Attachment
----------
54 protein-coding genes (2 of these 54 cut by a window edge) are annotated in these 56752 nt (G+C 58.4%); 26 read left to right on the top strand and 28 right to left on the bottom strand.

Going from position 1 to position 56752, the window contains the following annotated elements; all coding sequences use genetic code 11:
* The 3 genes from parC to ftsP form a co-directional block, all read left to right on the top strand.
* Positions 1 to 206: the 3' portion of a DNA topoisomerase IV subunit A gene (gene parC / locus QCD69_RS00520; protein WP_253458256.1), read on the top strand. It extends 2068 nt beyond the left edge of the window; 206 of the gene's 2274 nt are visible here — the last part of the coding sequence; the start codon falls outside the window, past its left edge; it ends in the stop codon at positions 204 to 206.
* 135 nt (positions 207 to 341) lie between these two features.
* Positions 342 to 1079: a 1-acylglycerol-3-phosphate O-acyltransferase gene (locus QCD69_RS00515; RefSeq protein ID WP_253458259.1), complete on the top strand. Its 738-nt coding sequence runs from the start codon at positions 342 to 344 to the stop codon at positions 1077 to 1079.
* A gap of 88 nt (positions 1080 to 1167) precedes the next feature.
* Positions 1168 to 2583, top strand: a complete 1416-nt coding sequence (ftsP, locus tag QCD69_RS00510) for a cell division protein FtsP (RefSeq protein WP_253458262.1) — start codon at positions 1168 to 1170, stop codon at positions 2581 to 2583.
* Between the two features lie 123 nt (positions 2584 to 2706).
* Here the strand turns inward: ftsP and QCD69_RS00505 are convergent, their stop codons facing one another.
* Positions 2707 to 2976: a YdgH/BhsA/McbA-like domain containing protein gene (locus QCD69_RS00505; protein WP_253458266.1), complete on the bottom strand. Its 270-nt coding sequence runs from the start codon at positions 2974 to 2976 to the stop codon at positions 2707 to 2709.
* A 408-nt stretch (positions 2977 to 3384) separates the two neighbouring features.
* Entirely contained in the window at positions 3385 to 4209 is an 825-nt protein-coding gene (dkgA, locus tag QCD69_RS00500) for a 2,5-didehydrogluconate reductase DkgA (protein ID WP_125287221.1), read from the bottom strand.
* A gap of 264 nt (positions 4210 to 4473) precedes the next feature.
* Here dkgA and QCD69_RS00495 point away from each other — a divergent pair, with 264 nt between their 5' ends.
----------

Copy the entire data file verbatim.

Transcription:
54 protein-coding genes (2 of these 54 cut by a window edge) are annotated in these 56752 nt (G+C 58.4%); 26 read left to right on the top strand and 28 right to left on the bottom strand.

Going from position 1 to position 56752, the window contains the following annotated elements; all coding sequences use genetic code 11:
* The 3 genes from parC to ftsP form a co-directional block, all read left to right on the top strand.
* Positions 1 to 206: the 3' portion of a DNA topoisomerase IV subunit A gene (gene parC / locus QCD69_RS00520; protein WP_253458256.1), read on the top strand. It extends 2068 nt beyond the left edge of the window; 206 of the gene's 2274 nt are visible here — the last part of the coding sequence; the start codon falls outside the window, past its left edge; it ends in the stop codon at positions 204 to 206.
* 135 nt (positions 207 to 341) lie between these two features.
* Positions 342 to 1079: a 1-acylglycerol-3-phosphate O-acyltransferase gene (locus QCD69_RS00515; RefSeq protein ID WP_253458259.1), complete on the top strand. Its 738-nt coding sequence runs from the start codon at positions 342 to 344 to the stop codon at positions 1077 to 1079.
* A gap of 88 nt (positions 1080 to 1167) precedes the next feature.
* Positions 1168 to 2583, top strand: a complete 1416-nt coding sequence (ftsP, locus tag QCD69_RS00510) for a cell division protein FtsP (RefSeq protein WP_253458262.1) — start codon at positions 1168 to 1170, stop codon at positions 2581 to 2583.
* Between the two features lie 123 nt (positions 2584 to 2706).
* Here the strand turns inward: ftsP and QCD69_RS00505 are convergent, their stop codons facing one another.
* Positions 2707 to 2976: a YdgH/BhsA/McbA-like domain containing protein gene (locus QCD69_RS00505; protein WP_253458266.1), complete on the bottom strand. Its 270-nt coding sequence runs from the start codon at positions 2974 to 2976 to the stop codon at positions 2707 to 2709.
* A 408-nt stretch (positions 2977 to 3384) separates the two neighbouring features.
* Entirely contained in the window at positions 3385 to 4209 is an 825-nt protein-coding gene (dkgA, locus tag QCD69_RS00500) for a 2,5-didehydrogluconate reductase DkgA (protein ID WP_125287221.1), read from the bottom strand.
* A gap of 264 nt (positions 4210 to 4473) precedes the next feature.
* Here dkgA and QCD69_RS00495 point away from each other — a divergent pair, with 264 nt between their 5' ends.